Objective: To evaluate nebulizer performance when heliox was used to power the nebulizer.
Methods: Conventional and continuous nebulizer designs were evaluated. The conventional nebulizer was used with 5 mg albuterol and flows of 8 L/min air, 8 L/min heliox, and 11 L/min heliox; it was also used with 10 mg albuterol and a heliox flow of 8 L/min. The continuous nebulizer was set to deliver 10 mg of albuterol over 40 min at flows of 2 L/min air, 2 L/min heliox, and 3 L/min heliox; it was also used with 20 mg albuterol and a heliox flow of 2 L/min. A cotton plug at the nebulizer mouthpiece was used to trap aerosol during simulated spontaneous breathing. The amount of albuterol deposited on the cotton plug was determined spectrophotometrically. Particle size was determined using an 11-stage cascade impactor.
Results: For both nebulizer designs, particle size and inhaled mass of albuterol decreased significantly (p < 0.001) when the nebulizer was powered with heliox rather than air. When powered with heliox, the reduction in inhaled mass of albuterol was less for the conventional nebulizer (16%) than the continuous nebulizer (67%). The nebulization time, however, was more than twofold greater with heliox (p < 0.001). Increasing the flow of heliox increased the particle size (p < 0.05), inhaled mass of albuterol (p < 0.05), and inhaled mass of particles 1 to 5 microm (p < 0.05) to levels similar to powering the nebulizer with air at the lower flow. Increasing the albuterol concentration in the nebulizer and using the lower heliox flow increased the inhaled mass of albuterol (p < 0.05) while maintaining the smaller particle size produced with that flow.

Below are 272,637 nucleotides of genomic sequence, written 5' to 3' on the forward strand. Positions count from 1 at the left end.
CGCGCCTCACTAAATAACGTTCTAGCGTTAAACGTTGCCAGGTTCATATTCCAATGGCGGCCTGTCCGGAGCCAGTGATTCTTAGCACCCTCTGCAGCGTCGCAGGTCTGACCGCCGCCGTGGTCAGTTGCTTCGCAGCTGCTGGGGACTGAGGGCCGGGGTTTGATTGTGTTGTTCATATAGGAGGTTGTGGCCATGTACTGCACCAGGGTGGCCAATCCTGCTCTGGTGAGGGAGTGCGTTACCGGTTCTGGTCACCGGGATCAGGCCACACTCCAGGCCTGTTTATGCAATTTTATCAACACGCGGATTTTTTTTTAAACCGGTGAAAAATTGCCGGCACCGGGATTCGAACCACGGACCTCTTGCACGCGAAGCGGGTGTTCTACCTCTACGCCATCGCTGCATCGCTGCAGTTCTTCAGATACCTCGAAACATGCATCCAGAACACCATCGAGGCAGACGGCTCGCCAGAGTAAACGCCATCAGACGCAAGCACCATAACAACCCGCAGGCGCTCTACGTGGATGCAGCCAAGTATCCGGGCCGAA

Conclusions: The use of heliox to power a nebulizer affects both the inhaled mass of medication and the size of the aerosol particles. The flow to power the nebulizer should be increased when heliox is used.